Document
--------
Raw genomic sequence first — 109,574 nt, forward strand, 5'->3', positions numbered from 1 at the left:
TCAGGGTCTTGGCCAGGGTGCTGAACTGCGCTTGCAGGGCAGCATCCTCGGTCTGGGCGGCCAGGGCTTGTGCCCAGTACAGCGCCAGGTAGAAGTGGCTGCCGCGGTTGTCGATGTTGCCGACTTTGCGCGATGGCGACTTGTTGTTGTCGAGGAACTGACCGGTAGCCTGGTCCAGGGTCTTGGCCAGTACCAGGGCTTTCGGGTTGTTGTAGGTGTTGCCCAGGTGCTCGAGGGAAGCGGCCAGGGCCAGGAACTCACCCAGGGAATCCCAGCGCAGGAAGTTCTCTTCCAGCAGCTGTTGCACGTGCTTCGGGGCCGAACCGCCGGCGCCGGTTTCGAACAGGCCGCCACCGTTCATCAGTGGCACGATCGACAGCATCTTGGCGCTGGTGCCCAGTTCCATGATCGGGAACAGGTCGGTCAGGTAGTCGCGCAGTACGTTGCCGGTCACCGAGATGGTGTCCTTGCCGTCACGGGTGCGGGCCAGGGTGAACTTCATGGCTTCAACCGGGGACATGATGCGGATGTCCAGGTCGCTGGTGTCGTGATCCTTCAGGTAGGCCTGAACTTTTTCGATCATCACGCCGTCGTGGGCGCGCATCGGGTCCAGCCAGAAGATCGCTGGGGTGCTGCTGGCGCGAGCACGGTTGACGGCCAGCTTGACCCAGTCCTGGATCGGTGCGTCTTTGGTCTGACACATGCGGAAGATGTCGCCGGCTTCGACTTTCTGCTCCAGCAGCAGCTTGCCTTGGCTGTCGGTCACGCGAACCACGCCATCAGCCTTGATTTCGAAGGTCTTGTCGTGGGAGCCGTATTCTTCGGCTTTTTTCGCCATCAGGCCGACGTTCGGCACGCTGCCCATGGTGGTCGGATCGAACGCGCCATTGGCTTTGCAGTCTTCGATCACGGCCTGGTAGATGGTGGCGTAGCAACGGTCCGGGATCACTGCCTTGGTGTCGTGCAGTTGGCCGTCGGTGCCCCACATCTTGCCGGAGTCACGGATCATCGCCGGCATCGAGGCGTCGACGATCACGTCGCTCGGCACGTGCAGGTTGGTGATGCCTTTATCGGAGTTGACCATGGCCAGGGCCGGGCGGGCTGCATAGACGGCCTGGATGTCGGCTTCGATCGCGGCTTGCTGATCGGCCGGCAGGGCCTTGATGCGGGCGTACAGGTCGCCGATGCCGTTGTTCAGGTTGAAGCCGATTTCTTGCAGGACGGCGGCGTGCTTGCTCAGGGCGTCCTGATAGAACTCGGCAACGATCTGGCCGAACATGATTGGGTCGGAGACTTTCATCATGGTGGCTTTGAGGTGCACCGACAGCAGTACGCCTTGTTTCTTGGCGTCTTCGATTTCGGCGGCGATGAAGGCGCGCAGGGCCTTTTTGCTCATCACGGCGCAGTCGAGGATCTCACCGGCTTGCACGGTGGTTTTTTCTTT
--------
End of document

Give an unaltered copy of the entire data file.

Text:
Raw genomic sequence first — 109,574 nt, forward strand, 5'->3', positions numbered from 1 at the left:
TCAGGGTCTTGGCCAGGGTGCTGAACTGCGCTTGCAGGGCAGCATCCTCGGTCTGGGCGGCCAGGGCTTGTGCCCAGTACAGCGCCAGGTAGAAGTGGCTGCCGCGGTTGTCGATGTTGCCGACTTTGCGCGATGGCGACTTGTTGTTGTCGAGGAACTGACCGGTAGCCTGGTCCAGGGTCTTGGCCAGTACCAGGGCTTTCGGGTTGTTGTAGGTGTTGCCCAGGTGCTCGAGGGAAGCGGCCAGGGCCAGGAACTCACCCAGGGAATCCCAGCGCAGGAAGTTCTCTTCCAGCAGCTGTTGCACGTGCTTCGGGGCCGAACCGCCGGCGCCGGTTTCGAACAGGCCGCCACCGTTCATCAGTGGCACGATCGACAGCATCTTGGCGCTGGTGCCCAGTTCCATGATCGGGAACAGGTCGGTCAGGTAGTCGCGCAGTACGTTGCCGGTCACCGAGATGGTGTCCTTGCCGTCACGGGTGCGGGCCAGGGTGAACTTCATGGCTTCAACCGGGGACATGATGCGGATGTCCAGGTCGCTGGTGTCGTGATCCTTCAGGTAGGCCTGAACTTTTTCGATCATCACGCCGTCGTGGGCGCGCATCGGGTCCAGCCAGAAGATCGCTGGGGTGCTGCTGGCGCGAGCACGGTTGACGGCCAGCTTGACCCAGTCCTGGATCGGTGCGTCTTTGGTCTGACACATGCGGAAGATGTCGCCGGCTTCGACTTTCTGCTCCAGCAGCAGCTTGCCTTGGCTGTCGGTCACGCGAACCACGCCATCAGCCTTGATTTCGAAGGTCTTGTCGTGGGAGCCGTATTCTTCGGCTTTTTTCGCCATCAGGCCGACGTTCGGCACGCTGCCCATGGTGGTCGGATCGAACGCGCCATTGGCTTTGCAGTCTTCGATCACGGCCTGGTAGATGGTGGCGTAGCAACGGTCCGGGATCACTGCCTTGGTGTCGTGCAGTTGGCCGTCGGTGCCCCACATCTTGCCGGAGTCACGGATCATCGCCGGCATCGAGGCGTCGACGATCACGTCGCTCGGCACGTGCAGGTTGGTGATGCCTTTATCGGAGTTGACCATGGCCAGGGCCGGGCGGGCTGCATAGACGGCCTGGATGTCGGCTTCGATCGCGGCTTGCTGATCGGCCGGCAGGGCCTTGATGCGGGCGTACAGGTCGCCGATGCCGTTGTTCAGGTTGAAGCCGATTTCTTGCAGGACGGCGGCGTGCTTGCTCAGGGCGTCCTGATAGAACTCGGCAACGATCTGGCCGAACATGATTGGGTCGGAGACTTTCATCATGGTGGCTTTGAGGTGCACCGACAGCAGTACGCCTTGTTTCTTGGCGTCTTCGATTTCGGCGGCGATGAAGGCGCGCAGGGCCTTTTTGCTCATCACGGCGCAGTCGAGGATCTCACCGGCTTGCACGGTGGTTTTTTCTTT